Several months later, Moore began seeing media reports that law officers were looking for two women suspected of being involved in a series of murders. Moore became afraid, left Wuornos, and returned to her home up north. Florida law officers later contacted her in Pennsylvania, and Moore agreed to return to Florida in an attempt to clear herself of any wrongdoing. Moore then tried to extract a confession from Wuornos, ultimately succeeding.

Wuornos gave taped confessions to a Volusia sheriff's investigator. When she first indicated she wanted to talk to law officers, she also expressed a desire to speak with an attorney. A lawyer from the public defender's office was summoned, who strongly advised Wuornos against confessing both before and during her comments to law officers. She stated that she did not want to follow her attorney's advice and then made her confession.

The different statements Wuornos made, however, are inconsistent with each other on major points. In the earliest confession to law officers, Wuornos said that Mallory picked her up while she was hitchhiking, and they later went into a secluded wooded area to engage in an act of prostitution. She and Mallory then began disagreeing because he wanted to have sex after only unzipping his pants. Wuornos said she felt Mallory was going to "roll her" (take her money) and rape her. At this point, she grabbed a bag in which she kept a gun, and the two began struggling over possession of the bag.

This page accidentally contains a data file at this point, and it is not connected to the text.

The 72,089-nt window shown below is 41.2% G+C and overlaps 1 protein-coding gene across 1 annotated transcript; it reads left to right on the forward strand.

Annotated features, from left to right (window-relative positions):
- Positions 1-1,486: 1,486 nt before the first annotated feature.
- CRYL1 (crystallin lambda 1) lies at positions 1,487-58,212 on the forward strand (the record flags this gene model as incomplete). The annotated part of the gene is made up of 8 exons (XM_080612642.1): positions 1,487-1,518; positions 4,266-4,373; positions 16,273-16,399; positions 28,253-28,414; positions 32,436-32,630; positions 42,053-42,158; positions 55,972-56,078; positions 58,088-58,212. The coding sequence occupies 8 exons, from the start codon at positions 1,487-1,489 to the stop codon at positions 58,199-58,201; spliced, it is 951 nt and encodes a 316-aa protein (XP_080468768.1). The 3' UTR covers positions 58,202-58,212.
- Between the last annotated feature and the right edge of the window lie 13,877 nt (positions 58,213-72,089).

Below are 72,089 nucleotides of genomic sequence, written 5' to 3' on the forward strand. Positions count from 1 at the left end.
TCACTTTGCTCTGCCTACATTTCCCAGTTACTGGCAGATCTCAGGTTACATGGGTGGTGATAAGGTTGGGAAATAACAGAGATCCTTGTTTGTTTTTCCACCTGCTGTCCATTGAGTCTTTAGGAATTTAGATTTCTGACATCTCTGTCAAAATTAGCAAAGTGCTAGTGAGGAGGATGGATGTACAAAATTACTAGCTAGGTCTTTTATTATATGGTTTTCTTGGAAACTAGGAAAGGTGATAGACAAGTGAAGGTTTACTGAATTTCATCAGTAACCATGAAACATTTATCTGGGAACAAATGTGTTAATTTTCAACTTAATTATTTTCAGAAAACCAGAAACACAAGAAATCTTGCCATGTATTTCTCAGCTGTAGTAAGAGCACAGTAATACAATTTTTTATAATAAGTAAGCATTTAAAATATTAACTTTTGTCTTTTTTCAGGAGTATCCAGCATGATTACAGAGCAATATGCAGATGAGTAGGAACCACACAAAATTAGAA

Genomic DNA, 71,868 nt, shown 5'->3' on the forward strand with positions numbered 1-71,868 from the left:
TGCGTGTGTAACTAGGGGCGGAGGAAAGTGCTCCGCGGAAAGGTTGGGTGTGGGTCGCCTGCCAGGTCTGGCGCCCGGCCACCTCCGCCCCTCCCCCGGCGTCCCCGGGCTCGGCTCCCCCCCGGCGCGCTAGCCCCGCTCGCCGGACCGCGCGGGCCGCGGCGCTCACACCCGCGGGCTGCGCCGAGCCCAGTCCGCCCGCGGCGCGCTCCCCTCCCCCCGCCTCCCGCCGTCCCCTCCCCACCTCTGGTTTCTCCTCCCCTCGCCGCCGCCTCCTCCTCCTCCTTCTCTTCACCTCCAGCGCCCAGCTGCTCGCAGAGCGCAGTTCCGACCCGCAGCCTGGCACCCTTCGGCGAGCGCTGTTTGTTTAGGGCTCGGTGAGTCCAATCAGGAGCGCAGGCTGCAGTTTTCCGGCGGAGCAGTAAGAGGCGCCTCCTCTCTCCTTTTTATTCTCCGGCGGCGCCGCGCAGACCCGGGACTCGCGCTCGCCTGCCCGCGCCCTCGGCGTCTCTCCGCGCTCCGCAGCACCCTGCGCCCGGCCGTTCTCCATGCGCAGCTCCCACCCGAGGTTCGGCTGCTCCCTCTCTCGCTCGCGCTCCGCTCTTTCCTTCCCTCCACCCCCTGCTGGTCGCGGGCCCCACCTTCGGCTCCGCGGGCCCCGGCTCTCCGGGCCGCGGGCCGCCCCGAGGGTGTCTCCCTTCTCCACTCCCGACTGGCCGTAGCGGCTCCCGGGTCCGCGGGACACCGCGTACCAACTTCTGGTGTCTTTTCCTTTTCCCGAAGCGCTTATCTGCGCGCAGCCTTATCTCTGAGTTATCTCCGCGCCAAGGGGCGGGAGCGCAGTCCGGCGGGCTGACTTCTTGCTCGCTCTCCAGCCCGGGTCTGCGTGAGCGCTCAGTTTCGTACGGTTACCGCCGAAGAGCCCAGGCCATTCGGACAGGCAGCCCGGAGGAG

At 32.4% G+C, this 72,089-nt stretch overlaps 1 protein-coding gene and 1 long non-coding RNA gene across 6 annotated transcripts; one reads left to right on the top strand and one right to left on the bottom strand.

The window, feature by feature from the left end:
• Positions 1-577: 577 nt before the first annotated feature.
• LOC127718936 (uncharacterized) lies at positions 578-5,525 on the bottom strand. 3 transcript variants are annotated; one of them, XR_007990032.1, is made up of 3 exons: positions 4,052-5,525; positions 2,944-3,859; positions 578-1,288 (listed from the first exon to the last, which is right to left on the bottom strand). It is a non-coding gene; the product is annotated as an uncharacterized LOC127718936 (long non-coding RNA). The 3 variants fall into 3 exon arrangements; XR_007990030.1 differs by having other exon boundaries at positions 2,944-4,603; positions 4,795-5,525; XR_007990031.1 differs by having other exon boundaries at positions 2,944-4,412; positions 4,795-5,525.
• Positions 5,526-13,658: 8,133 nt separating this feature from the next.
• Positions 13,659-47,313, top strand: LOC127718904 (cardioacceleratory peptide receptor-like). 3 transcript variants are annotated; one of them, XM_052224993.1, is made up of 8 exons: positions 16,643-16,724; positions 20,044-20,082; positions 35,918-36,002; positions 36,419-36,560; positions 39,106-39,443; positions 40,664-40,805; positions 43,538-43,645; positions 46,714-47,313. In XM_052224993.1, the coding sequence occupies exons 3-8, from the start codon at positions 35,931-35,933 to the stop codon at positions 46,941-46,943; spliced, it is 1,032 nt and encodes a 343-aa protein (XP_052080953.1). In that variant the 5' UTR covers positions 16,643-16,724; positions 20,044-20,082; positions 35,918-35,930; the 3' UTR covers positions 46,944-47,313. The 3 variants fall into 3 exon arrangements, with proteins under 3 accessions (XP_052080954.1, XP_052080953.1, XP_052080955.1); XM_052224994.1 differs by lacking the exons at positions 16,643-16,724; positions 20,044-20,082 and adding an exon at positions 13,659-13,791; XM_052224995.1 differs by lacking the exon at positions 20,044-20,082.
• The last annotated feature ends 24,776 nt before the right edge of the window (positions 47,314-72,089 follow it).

Wuornos said she prevailed, pointed the gun at Mallory, and said: "You son of a bitch, I knew you were going to rape me."

Wuornos said that Mallory responded: "No, I wasn't. No, I wasn't."

At this point, Wuornos told law officers she shot Mallory at least once while he still was sitting behind the steering wheel. Mallory then crawled out the driver's side and shut the car door. At some point he was able to stand again. Wuornos said she ran around to the front of the car and shot Mallory again, which caused him to fall to the ground. While he was lying there, Wuornos said she shot him twice more, then went through his pockets, and finally concealed the body beneath a scrap of rug. Later, she drove off in the victim's car.

Wuornos also told law officers she had given Moore inconsistent stories about what had happened. In one version, Wuornos stated she told Moore that she had found a dead body hidden under a scrap of rug in the woods. In another, she confessed to the killing.